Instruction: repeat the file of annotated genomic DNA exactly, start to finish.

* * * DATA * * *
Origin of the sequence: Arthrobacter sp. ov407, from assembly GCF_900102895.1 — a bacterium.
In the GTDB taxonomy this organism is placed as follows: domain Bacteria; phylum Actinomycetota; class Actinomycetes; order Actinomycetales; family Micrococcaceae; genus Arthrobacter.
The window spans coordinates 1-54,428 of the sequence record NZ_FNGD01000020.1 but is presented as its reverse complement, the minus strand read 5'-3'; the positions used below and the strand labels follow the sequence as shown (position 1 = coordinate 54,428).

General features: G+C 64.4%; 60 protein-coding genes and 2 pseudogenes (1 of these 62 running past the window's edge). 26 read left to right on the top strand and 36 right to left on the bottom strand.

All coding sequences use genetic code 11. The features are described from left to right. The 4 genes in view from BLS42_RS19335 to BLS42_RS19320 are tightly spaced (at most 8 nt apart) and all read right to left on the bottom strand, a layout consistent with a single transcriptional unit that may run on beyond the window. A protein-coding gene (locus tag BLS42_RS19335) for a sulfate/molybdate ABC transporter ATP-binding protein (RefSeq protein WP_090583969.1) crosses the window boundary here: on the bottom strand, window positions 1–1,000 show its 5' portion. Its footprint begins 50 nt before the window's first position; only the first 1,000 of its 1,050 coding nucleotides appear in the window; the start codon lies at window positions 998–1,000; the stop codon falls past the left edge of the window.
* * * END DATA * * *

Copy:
Origin of the sequence: Arthrobacter sp. ov407, from assembly GCF_900102895.1 — a bacterium.
In the GTDB taxonomy this organism is placed as follows: domain Bacteria; phylum Actinomycetota; class Actinomycetes; order Actinomycetales; family Micrococcaceae; genus Arthrobacter.
The window spans coordinates 1-54,428 of the sequence record NZ_FNGD01000020.1 but is presented as its reverse complement, the minus strand read 5'-3'; the positions used below and the strand labels follow the sequence as shown (position 1 = coordinate 54,428).

General features: G+C 64.4%; 60 protein-coding genes and 2 pseudogenes (1 of these 62 running past the window's edge). 26 read left to right on the top strand and 36 right to left on the bottom strand.

All coding sequences use genetic code 11. The features are described from left to right. The 4 genes in view from BLS42_RS19335 to BLS42_RS19320 are tightly spaced (at most 8 nt apart) and all read right to left on the bottom strand, a layout consistent with a single transcriptional unit that may run on beyond the window. A protein-coding gene (locus tag BLS42_RS19335) for a sulfate/molybdate ABC transporter ATP-binding protein (RefSeq protein WP_090583969.1) crosses the window boundary here: on the bottom strand, window positions 1–1,000 show its 5' portion. Its footprint begins 50 nt before the window's first position; only the first 1,000 of its 1,050 coding nucleotides appear in the window; the start codon lies at window positions 998–1,000; the stop codon falls past the left edge of the window.